Robert U. Montgomery

Pets, as Well as Wildlife, Endangered by Discarded Fishing Tackle, Line

dog hook

Discarded fishing line, especially with attached hooks and baits, maims or kills a multitude of fish and wildlife species annually. I've written about this often, encouraging anglers to pick up after themselves, as well as the slobs who give our sport a bad name by tossing their discarded line and lures, as well as other trash, in the water and along the shorelines.

Discarded fishing line, especially with attached hooks and baits, maims or kills a multitude of fish and wildlife species annually. I've written about this often, encouraging anglers to pick up after themselves, as well as the slobs who give our sport a bad name by tossing their discarded line and lures, as well as other trash, in the water and along the shorelines.

Some loss of line and lures is inevitable, especially on underwater snags. But through responsible stewardship, we can minimize this problem.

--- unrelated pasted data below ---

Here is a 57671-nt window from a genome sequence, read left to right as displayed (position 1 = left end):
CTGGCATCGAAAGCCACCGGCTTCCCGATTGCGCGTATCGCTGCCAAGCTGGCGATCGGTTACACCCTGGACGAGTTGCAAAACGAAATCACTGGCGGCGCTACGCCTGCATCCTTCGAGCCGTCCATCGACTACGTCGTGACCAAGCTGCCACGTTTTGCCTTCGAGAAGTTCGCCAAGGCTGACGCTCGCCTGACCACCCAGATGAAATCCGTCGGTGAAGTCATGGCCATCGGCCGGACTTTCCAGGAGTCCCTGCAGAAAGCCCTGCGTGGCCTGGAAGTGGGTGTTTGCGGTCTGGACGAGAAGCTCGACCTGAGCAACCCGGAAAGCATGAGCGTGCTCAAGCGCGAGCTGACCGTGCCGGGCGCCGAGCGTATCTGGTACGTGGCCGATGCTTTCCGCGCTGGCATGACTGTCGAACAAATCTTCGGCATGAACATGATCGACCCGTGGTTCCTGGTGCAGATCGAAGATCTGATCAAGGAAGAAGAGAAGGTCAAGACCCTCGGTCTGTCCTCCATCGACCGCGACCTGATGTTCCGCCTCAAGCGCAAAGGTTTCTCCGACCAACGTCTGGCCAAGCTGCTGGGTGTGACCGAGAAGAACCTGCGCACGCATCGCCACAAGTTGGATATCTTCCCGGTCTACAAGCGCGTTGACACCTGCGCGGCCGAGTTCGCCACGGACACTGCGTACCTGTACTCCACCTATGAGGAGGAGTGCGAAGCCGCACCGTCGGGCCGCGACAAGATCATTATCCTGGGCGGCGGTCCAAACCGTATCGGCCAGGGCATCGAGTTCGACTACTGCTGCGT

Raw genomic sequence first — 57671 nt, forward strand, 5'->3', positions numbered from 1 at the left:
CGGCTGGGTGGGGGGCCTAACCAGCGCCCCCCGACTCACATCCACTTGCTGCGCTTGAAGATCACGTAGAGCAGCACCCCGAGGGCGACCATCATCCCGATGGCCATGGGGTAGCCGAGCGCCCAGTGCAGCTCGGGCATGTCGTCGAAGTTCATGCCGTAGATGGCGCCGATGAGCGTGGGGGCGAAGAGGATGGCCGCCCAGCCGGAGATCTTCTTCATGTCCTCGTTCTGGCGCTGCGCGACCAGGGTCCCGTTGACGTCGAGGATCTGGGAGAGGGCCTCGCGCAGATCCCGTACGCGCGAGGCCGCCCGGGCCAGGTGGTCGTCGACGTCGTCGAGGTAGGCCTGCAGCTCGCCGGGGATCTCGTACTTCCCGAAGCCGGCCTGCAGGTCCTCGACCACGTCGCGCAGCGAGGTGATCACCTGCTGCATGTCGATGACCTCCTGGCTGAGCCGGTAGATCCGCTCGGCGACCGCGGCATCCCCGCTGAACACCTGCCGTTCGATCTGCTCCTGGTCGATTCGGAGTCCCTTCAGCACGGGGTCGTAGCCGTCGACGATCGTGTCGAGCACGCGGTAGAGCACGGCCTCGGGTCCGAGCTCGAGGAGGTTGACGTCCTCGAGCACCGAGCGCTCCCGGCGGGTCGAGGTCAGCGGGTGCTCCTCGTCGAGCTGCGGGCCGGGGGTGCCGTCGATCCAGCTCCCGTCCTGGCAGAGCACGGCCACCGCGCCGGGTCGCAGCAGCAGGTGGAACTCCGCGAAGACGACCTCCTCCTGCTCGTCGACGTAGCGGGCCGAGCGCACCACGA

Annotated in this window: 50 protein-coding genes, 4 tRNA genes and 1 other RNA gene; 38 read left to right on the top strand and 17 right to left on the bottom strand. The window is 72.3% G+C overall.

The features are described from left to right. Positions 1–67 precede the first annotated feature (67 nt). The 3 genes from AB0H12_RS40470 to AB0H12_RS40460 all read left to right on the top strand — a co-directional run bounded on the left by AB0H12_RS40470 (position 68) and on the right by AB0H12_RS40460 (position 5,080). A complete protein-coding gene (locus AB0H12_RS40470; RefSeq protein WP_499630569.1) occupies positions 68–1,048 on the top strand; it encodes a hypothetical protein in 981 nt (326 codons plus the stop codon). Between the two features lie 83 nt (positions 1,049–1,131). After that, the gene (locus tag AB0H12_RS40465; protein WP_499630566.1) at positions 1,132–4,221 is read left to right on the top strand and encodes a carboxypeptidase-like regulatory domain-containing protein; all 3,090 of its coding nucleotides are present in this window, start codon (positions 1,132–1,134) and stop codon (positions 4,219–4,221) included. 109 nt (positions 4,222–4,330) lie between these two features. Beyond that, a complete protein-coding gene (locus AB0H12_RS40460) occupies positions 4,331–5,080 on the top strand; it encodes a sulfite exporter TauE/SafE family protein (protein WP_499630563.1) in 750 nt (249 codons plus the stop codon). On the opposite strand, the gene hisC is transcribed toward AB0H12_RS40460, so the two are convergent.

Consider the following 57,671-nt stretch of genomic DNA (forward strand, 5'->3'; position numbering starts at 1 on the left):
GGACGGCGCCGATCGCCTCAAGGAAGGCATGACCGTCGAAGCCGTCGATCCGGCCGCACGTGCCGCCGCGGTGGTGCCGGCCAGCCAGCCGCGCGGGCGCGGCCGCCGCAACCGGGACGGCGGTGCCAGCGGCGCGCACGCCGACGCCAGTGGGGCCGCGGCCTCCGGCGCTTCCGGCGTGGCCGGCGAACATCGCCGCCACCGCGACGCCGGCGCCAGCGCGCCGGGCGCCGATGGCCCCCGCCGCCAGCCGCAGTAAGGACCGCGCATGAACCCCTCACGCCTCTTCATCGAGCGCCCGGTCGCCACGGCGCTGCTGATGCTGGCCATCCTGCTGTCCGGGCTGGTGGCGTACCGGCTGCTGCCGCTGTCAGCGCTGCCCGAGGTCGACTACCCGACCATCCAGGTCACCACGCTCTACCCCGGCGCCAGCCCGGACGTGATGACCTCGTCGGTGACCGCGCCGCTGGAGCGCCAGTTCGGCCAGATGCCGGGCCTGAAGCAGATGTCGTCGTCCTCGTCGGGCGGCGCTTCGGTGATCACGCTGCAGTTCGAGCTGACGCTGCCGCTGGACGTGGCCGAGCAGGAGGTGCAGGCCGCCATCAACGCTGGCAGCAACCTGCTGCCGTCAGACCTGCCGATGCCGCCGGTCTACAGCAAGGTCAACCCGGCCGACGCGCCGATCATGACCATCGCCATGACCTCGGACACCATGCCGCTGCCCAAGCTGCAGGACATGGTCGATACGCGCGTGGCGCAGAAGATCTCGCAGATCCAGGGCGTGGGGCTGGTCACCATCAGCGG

Want another reason that this is important? Check out this x-ray of a treble hook inside a dog. This happened to a neighbor's pet.

Fortunately, the animal was not seriously injured and the veterinarian was able to remove the hook.

Seeing this reminded me that, last year, my own dog, Pippa, became entangled in a mass of discarded line and panicked as she tried to escape it. Thankfully, the line didn't have a hook attached and she wasn't injured.

Please, be responsible and vigilant this summer regarding discarded fishing line, not only for fish and wildlife, but for man's best friend as well.

Many states have line recycling programs, as well as provide helpful information on their websites and in their publications, including how to build line recycling bins. Florida's site (below)
is one of the best all-around sources.


Reel. Remove. Recycle. Don't Leave Your Line Behind
http://mrrp.myfwc.com/